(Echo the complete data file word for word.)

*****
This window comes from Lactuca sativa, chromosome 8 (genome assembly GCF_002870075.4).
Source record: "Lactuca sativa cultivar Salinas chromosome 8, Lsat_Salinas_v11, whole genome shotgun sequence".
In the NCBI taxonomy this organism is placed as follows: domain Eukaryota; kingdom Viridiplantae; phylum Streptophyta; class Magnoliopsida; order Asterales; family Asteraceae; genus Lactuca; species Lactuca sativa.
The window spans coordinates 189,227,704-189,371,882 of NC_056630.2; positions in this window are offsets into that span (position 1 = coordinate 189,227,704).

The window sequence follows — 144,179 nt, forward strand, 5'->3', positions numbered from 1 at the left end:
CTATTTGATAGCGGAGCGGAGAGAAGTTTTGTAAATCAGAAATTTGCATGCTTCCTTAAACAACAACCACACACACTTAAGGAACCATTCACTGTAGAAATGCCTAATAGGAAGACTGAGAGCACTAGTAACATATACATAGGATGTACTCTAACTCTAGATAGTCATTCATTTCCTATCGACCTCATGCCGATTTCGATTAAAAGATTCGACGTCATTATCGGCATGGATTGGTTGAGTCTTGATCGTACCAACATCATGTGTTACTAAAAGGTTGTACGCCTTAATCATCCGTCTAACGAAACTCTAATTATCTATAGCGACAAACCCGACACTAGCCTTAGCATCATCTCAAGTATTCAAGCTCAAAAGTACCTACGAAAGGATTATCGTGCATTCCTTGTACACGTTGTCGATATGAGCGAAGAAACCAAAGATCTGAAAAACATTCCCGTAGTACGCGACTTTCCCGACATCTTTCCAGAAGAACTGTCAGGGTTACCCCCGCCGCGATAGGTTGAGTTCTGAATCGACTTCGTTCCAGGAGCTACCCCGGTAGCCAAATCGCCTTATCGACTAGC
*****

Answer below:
This window comes from Lactuca sativa, chromosome 8 (genome assembly GCF_002870075.4).
Source record: "Lactuca sativa cultivar Salinas chromosome 8, Lsat_Salinas_v11, whole genome shotgun sequence".
In the NCBI taxonomy this organism is placed as follows: domain Eukaryota; kingdom Viridiplantae; phylum Streptophyta; class Magnoliopsida; order Asterales; family Asteraceae; genus Lactuca; species Lactuca sativa.
The window spans coordinates 189,227,704-189,371,882 of NC_056630.2; positions in this window are offsets into that span (position 1 = coordinate 189,227,704).

The window sequence follows — 144,179 nt, forward strand, 5'->3', positions numbered from 1 at the left end:
CTATTTGATAGCGGAGCGGAGAGAAGTTTTGTAAATCAGAAATTTGCATGCTTCCTTAAACAACAACCACACACACTTAAGGAACCATTCACTGTAGAAATGCCTAATAGGAAGACTGAGAGCACTAGTAACATATACATAGGATGTACTCTAACTCTAGATAGTCATTCATTTCCTATCGACCTCATGCCGATTTCGATTAAAAGATTCGACGTCATTATCGGCATGGATTGGTTGAGTCTTGATCGTACCAACATCATGTGTTACTAAAAGGTTGTACGCCTTAATCATCCGTCTAACGAAACTCTAATTATCTATAGCGACAAACCCGACACTAGCCTTAGCATCATCTCAAGTATTCAAGCTCAAAAGTACCTACGAAAGGATTATCGTGCATTCCTTGTACACGTTGTCGATATGAGCGAAGAAACCAAAGATCTGAAAAACATTCCCGTAGTACGCGACTTTCCCGACATCTTTCCAGAAGAACTGTCAGGGTTACCCCCGCCGCGATAGGTTGAGTTCTGAATCGACTTCGTTCCAGGAGCTACCCCGGTAGCCAAATCGCCTTATCGACTAGC